SAMUEL FRANCIS CLASSICS
September 11, 2018
[Two months after the September 11, 2001 strike on the Twin Towers, Samuel Francis wrote the below column.]
Bill Clinton blamed U.S. mistreatment of Indians and slavery for 9/11 Attack
by Samuel T. Francis
fitzgerald griffin foundation
Samuel Francis Classic, November 12, 2001 — There are many good consequences of Bill Clinton no longer being president, but not the least is that at last we can find out what he really thinks. As long as Mr. Clinton was in the White House, getting the truth out of him was like looking for intelligent life on Mars. But last week, after a year of rest and relaxation, the ex-president revealed to a breathless world exactly why America was attacked by terrorists on Sept. 11.
The reason (for 9/11 according to Bill Clinton) is that it’s all our fault. For hundreds of years we mistreated the Indians, owned slaves, and even committed crusading, with the result that the September 11 attacks are the butcher’s bill for our long record of crime and terrorism.
The reason is that it’s all our fault. For hundreds of years we mistreated the Indians, owned slaves, and even committed crusading, with the result that the September 11 attacks are the butcher’s bill for our long record of crime and terrorism.
Speaking before an audience of about 1,000 students at Georgetown University, the former president unbosomed an astonishing range of ignorance about various historical events and even more flawed thinking about what the events mean and what they have to do with the Sept. 11 attacks.
“Here in the United States,” he disclosed, “we were founded as a nation that practiced slavery, and slaves quite frequently were killed even though they were innocent.” “This country once looked the other way when a significant number of native Americans were dispossessed and killed to get their land or their mineral rights or because they were thought of as less than fully human…. And we are still paying a price today” for those sins.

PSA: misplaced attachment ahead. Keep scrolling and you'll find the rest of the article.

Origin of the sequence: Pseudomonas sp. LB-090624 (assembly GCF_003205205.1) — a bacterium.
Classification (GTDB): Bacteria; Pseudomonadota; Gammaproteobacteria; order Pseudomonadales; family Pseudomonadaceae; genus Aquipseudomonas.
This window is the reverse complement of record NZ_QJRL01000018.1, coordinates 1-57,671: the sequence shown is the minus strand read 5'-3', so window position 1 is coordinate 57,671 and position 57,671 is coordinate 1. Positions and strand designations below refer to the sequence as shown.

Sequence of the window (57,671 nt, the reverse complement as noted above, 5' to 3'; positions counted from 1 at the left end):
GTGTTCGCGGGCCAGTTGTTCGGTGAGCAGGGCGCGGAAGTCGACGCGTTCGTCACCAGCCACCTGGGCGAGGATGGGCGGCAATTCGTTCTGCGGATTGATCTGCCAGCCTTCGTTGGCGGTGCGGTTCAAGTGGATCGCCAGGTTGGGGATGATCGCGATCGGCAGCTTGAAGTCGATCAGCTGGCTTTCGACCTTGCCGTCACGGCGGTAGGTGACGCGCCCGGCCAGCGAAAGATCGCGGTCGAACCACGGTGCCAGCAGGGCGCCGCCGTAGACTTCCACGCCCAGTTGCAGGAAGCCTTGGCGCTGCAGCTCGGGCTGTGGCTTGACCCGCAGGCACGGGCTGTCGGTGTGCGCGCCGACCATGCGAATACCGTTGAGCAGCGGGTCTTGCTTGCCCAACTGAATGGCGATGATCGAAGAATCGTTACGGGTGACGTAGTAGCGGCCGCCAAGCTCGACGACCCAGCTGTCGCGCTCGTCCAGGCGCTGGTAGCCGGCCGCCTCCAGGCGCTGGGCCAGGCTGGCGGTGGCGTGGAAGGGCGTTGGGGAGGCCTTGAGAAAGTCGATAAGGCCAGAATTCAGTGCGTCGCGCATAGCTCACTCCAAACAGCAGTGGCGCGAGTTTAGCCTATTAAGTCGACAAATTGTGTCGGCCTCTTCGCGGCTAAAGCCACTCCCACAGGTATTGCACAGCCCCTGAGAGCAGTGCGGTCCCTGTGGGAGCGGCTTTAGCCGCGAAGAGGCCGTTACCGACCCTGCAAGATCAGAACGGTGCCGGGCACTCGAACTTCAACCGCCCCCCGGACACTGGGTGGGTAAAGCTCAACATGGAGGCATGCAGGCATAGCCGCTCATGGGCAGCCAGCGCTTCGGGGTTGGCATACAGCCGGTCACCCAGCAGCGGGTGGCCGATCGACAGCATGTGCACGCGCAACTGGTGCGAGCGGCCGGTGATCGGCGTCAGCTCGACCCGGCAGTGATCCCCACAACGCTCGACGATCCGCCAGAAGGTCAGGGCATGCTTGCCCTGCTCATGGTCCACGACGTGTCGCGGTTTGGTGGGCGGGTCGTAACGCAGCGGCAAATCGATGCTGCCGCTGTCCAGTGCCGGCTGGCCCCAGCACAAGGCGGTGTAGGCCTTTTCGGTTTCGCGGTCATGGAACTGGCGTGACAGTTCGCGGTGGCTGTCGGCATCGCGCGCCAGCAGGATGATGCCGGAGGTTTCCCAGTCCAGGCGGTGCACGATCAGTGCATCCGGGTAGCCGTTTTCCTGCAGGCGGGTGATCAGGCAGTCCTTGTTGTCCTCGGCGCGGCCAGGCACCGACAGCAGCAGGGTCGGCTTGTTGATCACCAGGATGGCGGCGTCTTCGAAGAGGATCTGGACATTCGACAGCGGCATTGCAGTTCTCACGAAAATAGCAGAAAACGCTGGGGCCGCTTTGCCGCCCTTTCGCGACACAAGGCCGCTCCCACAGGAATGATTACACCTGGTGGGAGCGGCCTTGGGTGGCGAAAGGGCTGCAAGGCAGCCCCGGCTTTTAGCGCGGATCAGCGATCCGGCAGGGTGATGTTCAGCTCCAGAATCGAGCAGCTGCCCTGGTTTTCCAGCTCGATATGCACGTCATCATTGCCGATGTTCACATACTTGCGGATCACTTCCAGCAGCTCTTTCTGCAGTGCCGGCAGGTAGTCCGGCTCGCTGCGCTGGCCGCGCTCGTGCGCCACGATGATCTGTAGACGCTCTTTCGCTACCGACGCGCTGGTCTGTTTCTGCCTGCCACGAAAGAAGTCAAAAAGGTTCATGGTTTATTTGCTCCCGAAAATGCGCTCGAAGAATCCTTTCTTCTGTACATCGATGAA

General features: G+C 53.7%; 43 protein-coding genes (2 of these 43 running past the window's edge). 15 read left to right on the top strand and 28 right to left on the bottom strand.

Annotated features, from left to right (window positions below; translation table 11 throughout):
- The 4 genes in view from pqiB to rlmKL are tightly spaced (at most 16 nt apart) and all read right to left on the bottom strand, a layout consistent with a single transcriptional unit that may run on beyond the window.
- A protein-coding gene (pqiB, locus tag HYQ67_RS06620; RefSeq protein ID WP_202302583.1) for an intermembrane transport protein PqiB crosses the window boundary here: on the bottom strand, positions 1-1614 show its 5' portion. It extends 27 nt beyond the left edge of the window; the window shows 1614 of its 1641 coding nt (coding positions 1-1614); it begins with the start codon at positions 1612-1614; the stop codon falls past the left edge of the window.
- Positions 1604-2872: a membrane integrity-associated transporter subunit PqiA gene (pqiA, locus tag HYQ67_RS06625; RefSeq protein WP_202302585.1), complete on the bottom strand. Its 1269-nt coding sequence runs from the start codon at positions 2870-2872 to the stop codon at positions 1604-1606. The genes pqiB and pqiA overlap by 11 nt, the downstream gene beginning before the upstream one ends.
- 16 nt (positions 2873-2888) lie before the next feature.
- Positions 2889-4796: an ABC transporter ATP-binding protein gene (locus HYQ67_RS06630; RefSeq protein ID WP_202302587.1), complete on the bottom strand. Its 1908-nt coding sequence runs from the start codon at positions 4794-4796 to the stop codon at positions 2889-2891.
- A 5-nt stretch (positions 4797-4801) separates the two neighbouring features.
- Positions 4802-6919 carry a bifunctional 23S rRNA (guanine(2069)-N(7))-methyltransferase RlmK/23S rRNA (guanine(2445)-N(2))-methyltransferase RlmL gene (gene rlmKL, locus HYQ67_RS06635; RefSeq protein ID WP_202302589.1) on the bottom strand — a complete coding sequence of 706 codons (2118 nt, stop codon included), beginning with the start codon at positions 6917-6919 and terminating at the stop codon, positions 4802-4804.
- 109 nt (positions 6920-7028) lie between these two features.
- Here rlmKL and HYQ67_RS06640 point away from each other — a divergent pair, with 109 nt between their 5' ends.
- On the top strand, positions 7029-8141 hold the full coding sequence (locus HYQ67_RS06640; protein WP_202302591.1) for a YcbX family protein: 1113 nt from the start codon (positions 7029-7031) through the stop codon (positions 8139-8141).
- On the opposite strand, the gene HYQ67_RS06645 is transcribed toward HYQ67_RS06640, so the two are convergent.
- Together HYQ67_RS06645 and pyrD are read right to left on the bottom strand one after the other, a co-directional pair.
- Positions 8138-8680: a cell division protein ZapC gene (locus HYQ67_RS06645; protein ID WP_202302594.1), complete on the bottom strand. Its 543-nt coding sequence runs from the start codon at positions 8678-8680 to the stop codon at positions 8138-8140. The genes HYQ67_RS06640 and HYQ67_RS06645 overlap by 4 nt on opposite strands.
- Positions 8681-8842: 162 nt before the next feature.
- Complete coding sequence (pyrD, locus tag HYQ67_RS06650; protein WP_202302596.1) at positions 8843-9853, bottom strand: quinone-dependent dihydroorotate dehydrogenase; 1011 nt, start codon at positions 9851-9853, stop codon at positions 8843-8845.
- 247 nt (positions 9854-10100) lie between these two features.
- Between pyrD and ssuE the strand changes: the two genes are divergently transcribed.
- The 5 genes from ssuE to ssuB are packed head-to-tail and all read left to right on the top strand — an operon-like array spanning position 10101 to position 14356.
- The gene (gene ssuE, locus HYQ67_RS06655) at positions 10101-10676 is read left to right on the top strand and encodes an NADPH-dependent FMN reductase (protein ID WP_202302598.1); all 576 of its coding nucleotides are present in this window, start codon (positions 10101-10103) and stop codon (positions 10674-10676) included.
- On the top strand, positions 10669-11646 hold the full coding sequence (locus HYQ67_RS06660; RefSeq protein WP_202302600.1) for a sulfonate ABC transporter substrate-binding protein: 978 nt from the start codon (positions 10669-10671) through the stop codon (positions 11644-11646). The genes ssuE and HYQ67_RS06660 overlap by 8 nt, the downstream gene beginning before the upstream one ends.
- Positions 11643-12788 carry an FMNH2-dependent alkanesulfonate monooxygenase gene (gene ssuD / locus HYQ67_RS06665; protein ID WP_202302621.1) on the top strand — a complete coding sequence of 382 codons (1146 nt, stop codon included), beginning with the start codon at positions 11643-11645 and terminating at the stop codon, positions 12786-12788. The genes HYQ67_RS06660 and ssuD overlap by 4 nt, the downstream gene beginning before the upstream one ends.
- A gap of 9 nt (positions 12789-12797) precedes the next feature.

But it’s not just America and its past with which Mr. Clinton is itchy, but the entire record of Western civilization, reaching as far back as the Crusades.
Such scholarship already. Mr. Clinton is indeed right that the United States practiced slavery from its beginnings and that some slaves were killed. So did most other societies, European and not, for a lot longer than the United States. We also nabbed Indian land. So did the British, the French, and the Spanish, not to speak of Indians themselves. All that’s true, and you can learn about it, not by attending universities, but simply by watching TV reruns and old movies. Why Arab terrorists should attack us for those deeds today is another question, of course.
As for the morality of it, that’s another story, but if indeed these events were things we should not only be ashamed of but even punished for, as Mr. Clinton implied, then the entire American national experience is illegitimate. Without slavery and the expropriation of the Indians, there would be no America at all, and if you can’t live with the one, you’re not going to be comfortable with the other.
What Mr. Clinton is telling us is that that the West and the United States are inherently criminal and terrorist systems. That, of course, is a profoundly anti-American and anti-Western view, as well as being without historical or ethical merit.